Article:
The poems are divided into two groups, “Rescoldos” and “Brevesencias.” The first part explores life’s mysteries and ironies and the second, those of death. “Rescoldos” opens expansively, while “Brevesencias” tends to draw back. The poems demonstrate how an imagination works while exercising it. Melting outlines and suggested shapes pervade the work, and although it is not always about creativity or the creative impulse, it is always indirectly about that. Perhaps could that be said of all poetry? The passage on the back cover captures the feeling of the whole:

Se incendia, el tiempo, de sí mismo;
y en su siempre llama
hoguera que devora todo
y lo convierte en polvo de la nada
manantial de sombras
la muerte nos reaviva
perpetua, a fuego lento

It burns, time, of itself;
and in its constant flame
bonfire that devours all
and turns it into dust of nothing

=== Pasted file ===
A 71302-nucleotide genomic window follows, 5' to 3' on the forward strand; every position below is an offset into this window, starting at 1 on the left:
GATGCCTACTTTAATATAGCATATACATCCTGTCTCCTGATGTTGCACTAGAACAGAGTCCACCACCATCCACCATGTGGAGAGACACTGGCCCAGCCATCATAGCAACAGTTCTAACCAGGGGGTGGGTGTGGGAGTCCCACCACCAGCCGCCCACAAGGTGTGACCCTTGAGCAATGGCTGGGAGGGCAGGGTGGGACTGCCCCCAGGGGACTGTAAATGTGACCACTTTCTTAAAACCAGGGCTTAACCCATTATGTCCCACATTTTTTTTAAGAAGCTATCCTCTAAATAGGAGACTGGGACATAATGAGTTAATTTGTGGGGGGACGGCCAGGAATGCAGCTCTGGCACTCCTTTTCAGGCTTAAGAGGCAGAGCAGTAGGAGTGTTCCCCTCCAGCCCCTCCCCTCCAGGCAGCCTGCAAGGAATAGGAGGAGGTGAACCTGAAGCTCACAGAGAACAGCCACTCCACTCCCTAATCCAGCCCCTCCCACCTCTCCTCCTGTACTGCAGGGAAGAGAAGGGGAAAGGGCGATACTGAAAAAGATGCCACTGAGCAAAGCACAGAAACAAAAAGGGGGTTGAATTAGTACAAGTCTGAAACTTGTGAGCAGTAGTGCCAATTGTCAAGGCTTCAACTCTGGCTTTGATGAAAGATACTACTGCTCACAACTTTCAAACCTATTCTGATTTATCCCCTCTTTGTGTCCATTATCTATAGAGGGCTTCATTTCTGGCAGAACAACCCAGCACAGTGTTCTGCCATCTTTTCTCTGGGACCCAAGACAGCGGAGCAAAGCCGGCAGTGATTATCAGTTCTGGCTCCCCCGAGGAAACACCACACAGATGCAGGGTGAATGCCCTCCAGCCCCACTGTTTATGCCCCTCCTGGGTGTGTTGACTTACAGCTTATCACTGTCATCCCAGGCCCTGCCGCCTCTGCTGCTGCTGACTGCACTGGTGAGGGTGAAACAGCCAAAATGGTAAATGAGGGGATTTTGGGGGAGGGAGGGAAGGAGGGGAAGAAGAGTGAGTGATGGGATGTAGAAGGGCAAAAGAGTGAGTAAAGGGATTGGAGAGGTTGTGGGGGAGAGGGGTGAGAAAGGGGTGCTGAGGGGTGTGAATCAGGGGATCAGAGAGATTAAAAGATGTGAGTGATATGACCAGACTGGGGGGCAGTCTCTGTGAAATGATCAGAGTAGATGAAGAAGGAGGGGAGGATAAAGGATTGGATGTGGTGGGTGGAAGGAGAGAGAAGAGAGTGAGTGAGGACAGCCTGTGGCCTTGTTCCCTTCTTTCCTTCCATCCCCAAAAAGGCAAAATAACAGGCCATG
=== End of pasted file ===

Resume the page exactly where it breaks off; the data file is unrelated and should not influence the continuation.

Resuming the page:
spring of shadows
death rekindles us
perpetual, simmering

The basic images are elemental. Their meanings grow by accretion. They allude to shades of art and life.

I have always found it rewarding to read books in languages that are not native to me, even languages that I don’t know well. Not even the best translations of Paul Celan can catch the full naked anguish of his poetry, for example. And I’ve always liked to read the poetry of Yannis Ritsos, although I’m aware of how much does not come through in translation. Still, it’s valuable to read across cultures.

Aguilar’s poems should be read in Spanish, even by those who don’t speak the language well. The meaning is the spirit of the poem, but the words are its body. Even when I am not fully aware of the exact meaning in Spanish, I feel its heft in my mind. The poems of Julio César Aguilar are filled with mystery and promise.

About Janet McCann

Janet McCann's poetry has been published in Kansas Quarterly, Parnassus, Nimrod, and elsewhere. A 1989 NEA Creative Writing Fellowship winner, she has taught at Texas A & M University since 1969. McCann has co-edited two anthologies, Odd Angles of Heaven (1994) and Plae pf Passage ( 2000), coauthored two textbooks, and written a volume on Wallace Stevens, The Celestial Possible: Wallace Stevens Revisited (1996). Her most recent poetry collection is The Crone at the Casino (2013, Lamar University Press). Her reviews have appeared in theWomen's Review of Books, Christianity and Literature, and Texas Review, among other journals.